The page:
The WordPress coreCoreCore is the set of software required to run WordPress. The Core Development Team builds WordPress. development team builds WordPress! Follow this site for general updates, status reports, and the occasional code debate. There’s lots of ways to contribute:
Found a bugbugA bug is an error or unexpected result. Performance improvements, code optimization, and are considered enhancements, not defects. After feature freeze, only bugs are dealt with, with regressions (adverse changes from the previous version) being the highest priority.?Create a ticket in the bug tracker.
@bph ran a lively meeting from a simple agenda (and a new continent!): • Site updates and news • Project Board ◦ In the works ◦ Reviews needed ◦ To be approved ◦ New discussions on topics • Open Floor
Site updates and news
@bph has moved from Sarasota, FL, USA to her hometown—Munich, Germany—after 25 years in the States.
More exciting than her big move was her news about the blogblog(versus network, site). She’s been working with @dd32 on a few things:
Working on the blog adds goodies to your .org profile
Dion has installed WordPress.orgWordPress.orgThe community site where WordPress code is created and shared by the users. This is where you can download the source code for WordPress core, plugins and themes as well as the central location for community conversations and organization. https://wordpress.org/’s WP Activity Notifier pluginPluginA plugin is a piece of software containing a group of functions that can be added to a WordPress website. They can extend functionality or add new features to your WordPress websites. WordPress plugins are written in the PHP programming language and integrate seamlessly with WordPress. These can be free in the WordPress.org Plugin Directory https://wordpress.org/plugins/ or can be cost-based plugin from a third-party, which adds a post contribution to your WordPress.org profile activity list every time you publish a post, going forward. The contribution looks like this:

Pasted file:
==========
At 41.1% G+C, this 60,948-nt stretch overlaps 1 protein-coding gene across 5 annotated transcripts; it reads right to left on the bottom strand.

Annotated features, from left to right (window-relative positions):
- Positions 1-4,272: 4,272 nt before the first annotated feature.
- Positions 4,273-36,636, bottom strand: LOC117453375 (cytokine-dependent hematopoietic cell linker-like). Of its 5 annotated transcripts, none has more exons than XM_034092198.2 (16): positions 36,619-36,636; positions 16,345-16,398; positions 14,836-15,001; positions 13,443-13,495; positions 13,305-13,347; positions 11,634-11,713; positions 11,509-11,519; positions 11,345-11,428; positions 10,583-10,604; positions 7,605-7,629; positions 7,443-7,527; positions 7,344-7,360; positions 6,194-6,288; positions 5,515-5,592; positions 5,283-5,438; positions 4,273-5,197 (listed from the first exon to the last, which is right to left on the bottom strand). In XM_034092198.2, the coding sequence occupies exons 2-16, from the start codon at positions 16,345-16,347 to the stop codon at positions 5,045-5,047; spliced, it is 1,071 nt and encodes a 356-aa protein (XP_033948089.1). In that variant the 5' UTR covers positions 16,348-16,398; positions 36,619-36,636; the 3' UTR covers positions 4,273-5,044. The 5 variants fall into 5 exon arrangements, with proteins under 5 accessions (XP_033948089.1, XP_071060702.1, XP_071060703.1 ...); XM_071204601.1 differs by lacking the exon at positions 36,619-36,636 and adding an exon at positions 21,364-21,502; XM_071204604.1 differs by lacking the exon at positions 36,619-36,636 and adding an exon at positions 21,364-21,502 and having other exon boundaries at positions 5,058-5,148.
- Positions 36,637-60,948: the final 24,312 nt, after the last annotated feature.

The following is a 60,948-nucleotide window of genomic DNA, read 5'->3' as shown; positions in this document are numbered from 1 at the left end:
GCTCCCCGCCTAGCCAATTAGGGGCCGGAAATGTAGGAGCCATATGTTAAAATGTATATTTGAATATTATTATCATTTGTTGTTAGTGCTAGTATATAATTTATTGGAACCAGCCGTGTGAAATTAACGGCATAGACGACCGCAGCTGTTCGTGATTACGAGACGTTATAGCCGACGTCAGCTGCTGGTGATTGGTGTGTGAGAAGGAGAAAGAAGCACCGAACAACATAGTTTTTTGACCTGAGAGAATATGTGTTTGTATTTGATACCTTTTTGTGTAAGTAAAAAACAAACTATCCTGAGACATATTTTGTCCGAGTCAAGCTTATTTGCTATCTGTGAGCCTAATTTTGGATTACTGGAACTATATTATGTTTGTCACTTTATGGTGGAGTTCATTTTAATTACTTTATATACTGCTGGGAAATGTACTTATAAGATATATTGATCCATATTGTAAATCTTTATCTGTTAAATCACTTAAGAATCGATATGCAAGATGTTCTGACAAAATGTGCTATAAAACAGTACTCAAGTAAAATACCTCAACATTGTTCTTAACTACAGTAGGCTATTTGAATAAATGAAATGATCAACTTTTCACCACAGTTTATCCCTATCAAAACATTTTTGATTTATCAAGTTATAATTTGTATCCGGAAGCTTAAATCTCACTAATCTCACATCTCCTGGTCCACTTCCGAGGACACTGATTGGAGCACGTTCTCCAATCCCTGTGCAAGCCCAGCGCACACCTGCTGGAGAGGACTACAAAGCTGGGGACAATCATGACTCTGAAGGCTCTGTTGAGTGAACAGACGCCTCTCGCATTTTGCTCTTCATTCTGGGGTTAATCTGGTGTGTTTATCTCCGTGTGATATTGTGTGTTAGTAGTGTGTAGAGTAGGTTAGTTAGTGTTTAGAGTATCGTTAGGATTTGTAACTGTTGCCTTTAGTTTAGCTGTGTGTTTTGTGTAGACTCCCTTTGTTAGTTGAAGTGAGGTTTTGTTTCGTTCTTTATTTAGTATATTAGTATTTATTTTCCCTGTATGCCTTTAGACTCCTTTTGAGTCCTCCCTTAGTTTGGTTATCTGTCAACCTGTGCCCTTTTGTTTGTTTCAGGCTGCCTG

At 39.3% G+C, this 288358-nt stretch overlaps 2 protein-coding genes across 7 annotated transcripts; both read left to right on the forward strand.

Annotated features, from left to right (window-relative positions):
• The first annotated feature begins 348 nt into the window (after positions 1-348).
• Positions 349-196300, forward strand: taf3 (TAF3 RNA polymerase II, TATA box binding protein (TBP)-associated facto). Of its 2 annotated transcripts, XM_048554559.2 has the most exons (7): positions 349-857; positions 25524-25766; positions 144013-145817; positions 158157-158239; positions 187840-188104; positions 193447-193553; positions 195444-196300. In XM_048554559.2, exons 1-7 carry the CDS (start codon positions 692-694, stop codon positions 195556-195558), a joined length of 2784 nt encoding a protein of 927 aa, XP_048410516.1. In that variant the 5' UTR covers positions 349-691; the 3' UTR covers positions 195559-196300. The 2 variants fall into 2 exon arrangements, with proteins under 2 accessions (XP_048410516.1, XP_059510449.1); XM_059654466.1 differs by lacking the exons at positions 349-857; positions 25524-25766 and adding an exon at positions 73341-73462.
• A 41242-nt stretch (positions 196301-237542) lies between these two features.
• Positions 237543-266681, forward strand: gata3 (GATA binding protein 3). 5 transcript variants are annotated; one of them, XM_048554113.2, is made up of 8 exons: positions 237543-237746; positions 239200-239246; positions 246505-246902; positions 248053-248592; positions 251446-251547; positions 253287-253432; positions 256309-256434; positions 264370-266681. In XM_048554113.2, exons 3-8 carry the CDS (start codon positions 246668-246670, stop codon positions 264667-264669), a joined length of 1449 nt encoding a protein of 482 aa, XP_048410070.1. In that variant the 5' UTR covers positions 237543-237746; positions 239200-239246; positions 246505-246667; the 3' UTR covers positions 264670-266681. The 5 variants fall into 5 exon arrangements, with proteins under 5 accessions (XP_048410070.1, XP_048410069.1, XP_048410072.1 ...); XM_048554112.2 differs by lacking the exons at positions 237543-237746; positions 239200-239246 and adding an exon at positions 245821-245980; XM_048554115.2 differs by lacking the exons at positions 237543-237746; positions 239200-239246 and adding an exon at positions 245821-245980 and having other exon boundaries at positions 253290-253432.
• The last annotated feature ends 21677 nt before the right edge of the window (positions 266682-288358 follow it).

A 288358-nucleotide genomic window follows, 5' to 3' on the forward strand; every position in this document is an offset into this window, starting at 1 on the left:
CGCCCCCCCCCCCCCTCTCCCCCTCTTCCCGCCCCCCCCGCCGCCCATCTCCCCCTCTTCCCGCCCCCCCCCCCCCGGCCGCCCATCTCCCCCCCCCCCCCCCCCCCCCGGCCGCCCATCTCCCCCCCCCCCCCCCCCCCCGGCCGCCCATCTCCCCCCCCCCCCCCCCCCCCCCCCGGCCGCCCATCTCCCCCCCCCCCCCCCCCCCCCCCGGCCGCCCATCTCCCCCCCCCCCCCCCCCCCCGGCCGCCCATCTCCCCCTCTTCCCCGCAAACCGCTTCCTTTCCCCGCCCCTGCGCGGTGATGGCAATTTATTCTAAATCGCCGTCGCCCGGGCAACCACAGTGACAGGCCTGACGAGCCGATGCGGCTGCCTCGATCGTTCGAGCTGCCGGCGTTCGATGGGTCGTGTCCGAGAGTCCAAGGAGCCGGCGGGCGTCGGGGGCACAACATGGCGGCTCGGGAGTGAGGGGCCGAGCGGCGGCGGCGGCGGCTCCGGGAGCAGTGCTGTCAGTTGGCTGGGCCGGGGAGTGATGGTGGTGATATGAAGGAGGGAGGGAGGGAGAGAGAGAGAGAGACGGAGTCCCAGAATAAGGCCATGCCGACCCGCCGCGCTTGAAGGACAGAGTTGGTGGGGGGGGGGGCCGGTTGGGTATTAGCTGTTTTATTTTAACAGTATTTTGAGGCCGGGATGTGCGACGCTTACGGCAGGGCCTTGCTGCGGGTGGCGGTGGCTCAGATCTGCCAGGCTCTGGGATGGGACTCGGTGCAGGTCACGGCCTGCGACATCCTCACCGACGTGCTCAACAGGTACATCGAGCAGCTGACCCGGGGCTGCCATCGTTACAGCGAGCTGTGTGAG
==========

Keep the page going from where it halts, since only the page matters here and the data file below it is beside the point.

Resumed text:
If you wrote an article between November and now, he has added the activity to your profile retroactively, by hand. Thanks, @dd32!
Let’s build a Create Props blockBlockBlock is the abstract term used to describe units of markup that, composed together, form the content or layout of a webpage using the WordPress editor. The idea combines concepts of what in the past may have achieved with shortcodes, custom HTML, and embed discovery into a single consistent API and user experience.!
Since all the Make blogs are adding props for review, Dion has also started thinking about a Props block for posts and whatever else. If you have some time to make this real, he and Birgit have opened a MetaMetaMeta is a term that refers to the inside workings of a group. For us, this is the team that works on internal WordPress sites like WordCamp Central and Make WordPress.ticketticketCreated for both bug reports and feature development on the bug tracker.#6945 with their thoughts on how to get started.
Cross-publishing dev blog posts in CoreCoreCore is the set of software required to run WordPress. The Core Development Team builds WordPress. and dev-blog SlackSlackSlack is a Collaborative Group Chat Platform https://slack.com/. The WordPress community has its own Slack Channel at https://make.wordpress.org/chat/. channels